The buzz from the T.V. drowned Jeffery out. He became background noise in Mercedes’ life. New Orleans was sinking – Mercedes could see this. What she could not see was how she was sinking. Nothing in her could be measured, plotted or forecast in a computer model. The desperation was becoming part of normal life.
When Katrina finally left the region, laughing haughtily on her way north to her eventual death, the levees gave way and Mercedes watched the surreal sights of roofs with no houses, car tops with no cars. Streets became rivers and street signs marked no boulevards or roads rather became ways into a toxic misery. The effluent backfilled into this bowl of poverty - for this is what New Orleans had become – a festering bowl of the miserable.
What happened next could not have been forecast.
During a CNN story, a camera panned the devastation of the flooded Ninth Ward of New Orleans. The faces were desperate and black. Many would not leave their homes, and some drowned in their attics as they frantically sought to avert the rising waters by rushing up to the attic. This must be high enough, they thought. Just like Mercedes, who sought refuge from her life with Jeffery, they suffocated. The camera paused for one moment on the face of a young black man, waist high in sludge water, no tee shirt; his high cheeks pulled the black skin of his face smooth. His eyes were the deepest black, two subfusc jewels set deep in the man’s head. While his close shaved head and three-day growth made the man look feral, the scared look in his eyes made him all too human. Mercedes sat up when she saw the close up of this face. It was only a few seconds, but it seared an after image into Mercedes’ brain more detailed and more intense than these weather maps. His wide nostrils flared; a desperate look beamed out from his face like a lighthouse both waving and warning at once. It was a profile in loss. The pictures traveled through the air, bounced off the satellites used by CNN’s camera trucks and made their way into Mercedes’ home. This man somehow spoke directly to Mercedes. She heard the voice in the face of this young black man who wore his loss like one of those bright orange Coast Guard collars used to pull stranded evacuees off the tops of submerged houses into helicopters.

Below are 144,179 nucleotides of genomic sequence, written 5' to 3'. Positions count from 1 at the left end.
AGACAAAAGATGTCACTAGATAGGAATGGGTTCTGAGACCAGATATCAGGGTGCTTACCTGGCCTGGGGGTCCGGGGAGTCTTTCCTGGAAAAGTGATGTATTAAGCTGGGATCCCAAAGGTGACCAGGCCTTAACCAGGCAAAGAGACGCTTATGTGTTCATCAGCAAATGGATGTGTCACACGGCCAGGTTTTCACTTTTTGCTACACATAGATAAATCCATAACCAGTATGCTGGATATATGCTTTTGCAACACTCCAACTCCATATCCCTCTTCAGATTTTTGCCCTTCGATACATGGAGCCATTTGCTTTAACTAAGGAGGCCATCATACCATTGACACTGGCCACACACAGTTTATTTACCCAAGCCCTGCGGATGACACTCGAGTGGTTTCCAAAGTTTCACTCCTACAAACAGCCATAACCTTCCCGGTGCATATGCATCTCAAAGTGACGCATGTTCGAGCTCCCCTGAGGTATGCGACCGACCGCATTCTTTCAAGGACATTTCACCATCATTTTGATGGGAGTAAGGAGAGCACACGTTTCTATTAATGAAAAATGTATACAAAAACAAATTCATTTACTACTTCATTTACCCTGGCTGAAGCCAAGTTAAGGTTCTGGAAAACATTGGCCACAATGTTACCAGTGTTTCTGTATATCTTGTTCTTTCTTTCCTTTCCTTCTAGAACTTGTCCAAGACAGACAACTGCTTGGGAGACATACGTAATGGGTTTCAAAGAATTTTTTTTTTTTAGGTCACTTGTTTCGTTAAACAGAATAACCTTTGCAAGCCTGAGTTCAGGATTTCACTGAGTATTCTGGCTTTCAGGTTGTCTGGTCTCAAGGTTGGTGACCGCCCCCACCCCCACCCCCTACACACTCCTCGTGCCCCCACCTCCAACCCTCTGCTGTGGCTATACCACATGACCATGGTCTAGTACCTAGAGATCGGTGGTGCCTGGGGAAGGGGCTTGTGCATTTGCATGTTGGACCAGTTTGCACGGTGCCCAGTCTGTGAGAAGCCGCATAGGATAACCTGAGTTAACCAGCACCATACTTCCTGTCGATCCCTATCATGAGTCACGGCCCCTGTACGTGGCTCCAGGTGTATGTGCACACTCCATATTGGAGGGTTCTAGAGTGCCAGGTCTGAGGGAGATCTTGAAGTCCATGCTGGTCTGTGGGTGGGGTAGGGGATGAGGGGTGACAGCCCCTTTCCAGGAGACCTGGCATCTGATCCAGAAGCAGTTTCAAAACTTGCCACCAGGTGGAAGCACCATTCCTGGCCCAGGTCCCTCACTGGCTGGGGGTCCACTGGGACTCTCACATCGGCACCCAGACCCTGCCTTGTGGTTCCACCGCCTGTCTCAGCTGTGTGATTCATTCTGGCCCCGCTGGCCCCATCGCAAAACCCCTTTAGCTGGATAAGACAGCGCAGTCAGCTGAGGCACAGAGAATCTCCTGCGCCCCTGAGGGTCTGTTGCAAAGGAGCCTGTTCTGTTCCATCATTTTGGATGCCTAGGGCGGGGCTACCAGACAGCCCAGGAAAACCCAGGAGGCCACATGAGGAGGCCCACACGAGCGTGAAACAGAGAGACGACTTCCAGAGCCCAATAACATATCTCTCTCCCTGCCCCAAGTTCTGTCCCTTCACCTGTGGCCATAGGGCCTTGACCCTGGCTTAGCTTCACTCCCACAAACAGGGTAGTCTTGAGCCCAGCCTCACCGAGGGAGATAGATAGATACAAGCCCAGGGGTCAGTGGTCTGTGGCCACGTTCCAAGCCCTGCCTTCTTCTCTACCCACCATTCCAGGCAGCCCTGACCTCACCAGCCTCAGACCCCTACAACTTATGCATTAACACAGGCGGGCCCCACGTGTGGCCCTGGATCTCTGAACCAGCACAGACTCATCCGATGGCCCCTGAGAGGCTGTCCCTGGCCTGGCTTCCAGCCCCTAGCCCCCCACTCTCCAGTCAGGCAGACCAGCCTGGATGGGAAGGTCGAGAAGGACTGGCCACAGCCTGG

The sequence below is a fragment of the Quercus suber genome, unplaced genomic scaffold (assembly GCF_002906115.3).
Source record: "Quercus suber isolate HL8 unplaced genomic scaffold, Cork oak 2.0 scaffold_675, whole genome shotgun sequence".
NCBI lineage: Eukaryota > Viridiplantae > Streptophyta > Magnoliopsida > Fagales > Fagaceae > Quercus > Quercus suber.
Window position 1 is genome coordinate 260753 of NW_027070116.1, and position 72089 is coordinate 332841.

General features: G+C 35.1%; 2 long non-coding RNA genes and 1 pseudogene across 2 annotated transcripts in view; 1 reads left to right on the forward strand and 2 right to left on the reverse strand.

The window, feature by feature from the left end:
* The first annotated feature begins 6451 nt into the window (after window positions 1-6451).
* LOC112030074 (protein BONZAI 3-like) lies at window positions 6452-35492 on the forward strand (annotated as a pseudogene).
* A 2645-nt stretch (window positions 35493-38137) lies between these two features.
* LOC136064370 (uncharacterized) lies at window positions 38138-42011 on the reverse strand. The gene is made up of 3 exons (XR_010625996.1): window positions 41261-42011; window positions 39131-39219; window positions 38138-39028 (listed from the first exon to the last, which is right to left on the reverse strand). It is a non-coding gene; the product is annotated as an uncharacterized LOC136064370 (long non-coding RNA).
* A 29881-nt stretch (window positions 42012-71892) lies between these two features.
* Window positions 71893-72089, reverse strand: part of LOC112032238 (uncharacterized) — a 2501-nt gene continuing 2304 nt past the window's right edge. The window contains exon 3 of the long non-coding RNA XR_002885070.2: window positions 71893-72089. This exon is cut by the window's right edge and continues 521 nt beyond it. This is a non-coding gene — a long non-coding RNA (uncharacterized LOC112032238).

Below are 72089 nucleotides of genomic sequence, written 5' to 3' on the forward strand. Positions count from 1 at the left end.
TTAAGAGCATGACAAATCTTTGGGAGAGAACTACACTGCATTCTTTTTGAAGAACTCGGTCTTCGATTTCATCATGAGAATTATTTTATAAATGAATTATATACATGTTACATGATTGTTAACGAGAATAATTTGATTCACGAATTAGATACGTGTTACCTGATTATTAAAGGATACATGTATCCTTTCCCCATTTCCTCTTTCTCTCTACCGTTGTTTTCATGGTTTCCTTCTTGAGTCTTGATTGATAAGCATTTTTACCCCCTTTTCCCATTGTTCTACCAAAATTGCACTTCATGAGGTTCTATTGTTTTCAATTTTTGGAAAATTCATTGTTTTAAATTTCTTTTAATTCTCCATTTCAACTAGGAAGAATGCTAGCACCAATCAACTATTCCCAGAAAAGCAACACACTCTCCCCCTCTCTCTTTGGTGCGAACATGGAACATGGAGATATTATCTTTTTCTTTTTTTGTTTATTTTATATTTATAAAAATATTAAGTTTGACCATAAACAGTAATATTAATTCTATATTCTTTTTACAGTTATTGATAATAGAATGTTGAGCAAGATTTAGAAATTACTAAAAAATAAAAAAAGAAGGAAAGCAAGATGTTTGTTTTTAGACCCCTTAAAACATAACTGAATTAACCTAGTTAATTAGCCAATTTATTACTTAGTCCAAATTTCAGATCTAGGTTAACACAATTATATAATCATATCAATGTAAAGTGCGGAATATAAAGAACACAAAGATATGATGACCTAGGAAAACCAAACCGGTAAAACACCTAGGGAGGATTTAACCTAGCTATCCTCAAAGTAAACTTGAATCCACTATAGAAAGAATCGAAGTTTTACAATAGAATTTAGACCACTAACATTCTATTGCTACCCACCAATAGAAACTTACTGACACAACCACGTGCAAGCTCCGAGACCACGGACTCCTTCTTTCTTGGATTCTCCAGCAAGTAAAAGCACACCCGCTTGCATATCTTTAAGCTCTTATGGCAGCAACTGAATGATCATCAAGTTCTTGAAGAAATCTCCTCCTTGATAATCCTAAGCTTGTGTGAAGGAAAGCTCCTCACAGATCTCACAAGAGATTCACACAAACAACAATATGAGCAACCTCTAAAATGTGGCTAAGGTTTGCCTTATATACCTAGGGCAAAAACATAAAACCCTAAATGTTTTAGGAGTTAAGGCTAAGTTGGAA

When Jeffery arrived home from work that evening, Mercedes was locked in the bedroom. He tried the door and when it was locked he asked for her. When no sound came back, he grew worried. He was set to break the door in, but he didn’t really know if he could do such a thing. He saw them do that on T.V. once, and he figured he could try it. In his head, he carefully balanced the doubt in his ability to be protective with his concern for Mercedes. When the door opened, Mercedes stepped out now dressed in jeans and a white tee shirt. She seemed so plain dressed this way. He could see she’d been crying. She held her hand up as he started to speak, trying to force the words he was going to speak back into his mouth.
“I’m leaving Jeffery,” was all she said. “I have to leave.”
She stuttered. The moments between each word seem like a century to Jeffery. His head was spinning. Nothing seemed real to him right now. Not what Mercedes was saying and not what he was able to understand.
“Where are you going?” was all he could say. “What will you do? Why are you doing this?” These were all valid questions and Mercedes knew it/
“I don’t know Jeffery. I just don’t!” She had no plan, she was opening the gates and was prepared to operate from outside for a change. This was territory she felt drawn to but still uncomfortable in, like wearing oversized rain gear it felt safe but terribly troublesome at the same time.
“ I have to find someone,” was how she finished it. Like a gust of wind knocking over a 100-year old tree. It came and went completely unpredicted and now Jeffery was feeling the blow. What could Jeffery say? He spit out his words, biting them off like beef jerky. But nothing could be done. Or rather, it already had been done. All that was left was the moving out.
Jonathon Swift wrote that you cannot reason a person out of a position he did not reason himself into in the first place. Mercedes was gone just like that: just like Katrina, and the damage left behind was just as encompassing.
Mercedes was heading to the gulf now. The face that haunted her tugged at her to go down there; something told her to go. She decided in that deep place inside that she would burn down her life for the few good things left in her. That unknown black man could be dead. She had no idea how or even where to look for him, but she would start, for that is one thing Katrina did bring in full supply: beginnings. She had no idea what she would do if she found him.
In the center of that twisting eye of the storm was the calm that Mercedes sought: she had lost things over the years – she knew this now. Things were falling apart. Her center was not holding at all. Slouching now in the direction of New Orleans, great and terrible things were waiting for her beneath the water, the mud and the toxic slime left by Katrina.
In the spirit of loss everything would be negotiable too. She would travel to New Orleans and look for this man and she knew full well why she was doing this. She could just never in a million years explain it to anyone else.
-- M C Biegner